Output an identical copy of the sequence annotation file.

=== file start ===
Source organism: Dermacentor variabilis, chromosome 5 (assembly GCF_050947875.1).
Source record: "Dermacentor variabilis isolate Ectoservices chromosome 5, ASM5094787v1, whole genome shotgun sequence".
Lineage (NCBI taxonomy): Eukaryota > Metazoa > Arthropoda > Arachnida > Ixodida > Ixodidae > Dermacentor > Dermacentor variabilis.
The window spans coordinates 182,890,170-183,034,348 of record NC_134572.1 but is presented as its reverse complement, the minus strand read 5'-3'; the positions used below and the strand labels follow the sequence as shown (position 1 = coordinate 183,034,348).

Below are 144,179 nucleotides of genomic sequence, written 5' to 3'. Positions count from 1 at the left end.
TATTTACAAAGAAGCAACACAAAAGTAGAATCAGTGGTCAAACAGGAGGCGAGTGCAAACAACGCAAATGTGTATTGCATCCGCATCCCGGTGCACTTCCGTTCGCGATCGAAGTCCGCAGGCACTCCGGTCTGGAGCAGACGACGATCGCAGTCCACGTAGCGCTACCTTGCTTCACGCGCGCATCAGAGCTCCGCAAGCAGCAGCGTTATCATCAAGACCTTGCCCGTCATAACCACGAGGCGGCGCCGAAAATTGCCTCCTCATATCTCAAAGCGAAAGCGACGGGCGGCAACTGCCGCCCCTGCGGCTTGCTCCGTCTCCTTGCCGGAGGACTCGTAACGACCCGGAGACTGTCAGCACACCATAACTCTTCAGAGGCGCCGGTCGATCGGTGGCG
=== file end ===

Source organism: Dermacentor variabilis, chromosome 5 (assembly GCF_050947875.1).
Source record: "Dermacentor variabilis isolate Ectoservices chromosome 5, ASM5094787v1, whole genome shotgun sequence".
Lineage (NCBI taxonomy): Eukaryota > Metazoa > Arthropoda > Arachnida > Ixodida > Ixodidae > Dermacentor > Dermacentor variabilis.
The window spans coordinates 182,890,170-183,034,348 of record NC_134572.1 but is presented as its reverse complement, the minus strand read 5'-3'; the positions used below and the strand labels follow the sequence as shown (position 1 = coordinate 183,034,348).

Below are 144,179 nucleotides of genomic sequence, written 5' to 3'. Positions count from 1 at the left end.
TATTTACAAAGAAGCAACACAAAAGTAGAATCAGTGGTCAAACAGGAGGCGAGTGCAAACAACGCAAATGTGTATTGCATCCGCATCCCGGTGCACTTCCGTTCGCGATCGAAGTCCGCAGGCACTCCGGTCTGGAGCAGACGACGATCGCAGTCCACGTAGCGCTACCTTGCTTCACGCGCGCATCAGAGCTCCGCAAGCAGCAGCGTTATCATCAAGACCTTGCCCGTCATAACCACGAGGCGGCGCCGAAAATTGCCTCCTCATATCTCAAAGCGAAAGCGACGGGCGGCAACTGCCGCCCCTGCGGCTTGCTCCGTCTCCTTGCCGGAGGACTCGTAACGACCCGGAGACTGTCAGCACACCATAACTCTTCAGAGGCGCCGGTCGATCGGTGGCG